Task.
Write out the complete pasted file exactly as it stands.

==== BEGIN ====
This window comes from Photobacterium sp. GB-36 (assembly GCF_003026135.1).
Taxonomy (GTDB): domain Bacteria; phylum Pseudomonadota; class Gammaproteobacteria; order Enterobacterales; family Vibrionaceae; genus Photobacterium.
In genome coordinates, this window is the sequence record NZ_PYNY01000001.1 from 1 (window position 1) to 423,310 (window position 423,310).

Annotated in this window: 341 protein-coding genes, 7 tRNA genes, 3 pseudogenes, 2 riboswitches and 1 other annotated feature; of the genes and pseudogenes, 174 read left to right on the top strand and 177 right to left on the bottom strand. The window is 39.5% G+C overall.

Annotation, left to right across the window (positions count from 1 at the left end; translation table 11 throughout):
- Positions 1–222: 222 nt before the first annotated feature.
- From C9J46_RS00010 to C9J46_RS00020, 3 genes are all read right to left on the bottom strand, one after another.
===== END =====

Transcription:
This window comes from Photobacterium sp. GB-36 (assembly GCF_003026135.1).
Taxonomy (GTDB): domain Bacteria; phylum Pseudomonadota; class Gammaproteobacteria; order Enterobacterales; family Vibrionaceae; genus Photobacterium.
In genome coordinates, this window is the sequence record NZ_PYNY01000001.1 from 1 (window position 1) to 423,310 (window position 423,310).

Annotated in this window: 341 protein-coding genes, 7 tRNA genes, 3 pseudogenes, 2 riboswitches and 1 other annotated feature; of the genes and pseudogenes, 174 read left to right on the top strand and 177 right to left on the bottom strand. The window is 39.5% G+C overall.

Annotation, left to right across the window (positions count from 1 at the left end; translation table 11 throughout):
- Positions 1–222: 222 nt before the first annotated feature.
- From C9J46_RS00010 to C9J46_RS00020, 3 genes are all read right to left on the bottom strand, one after another.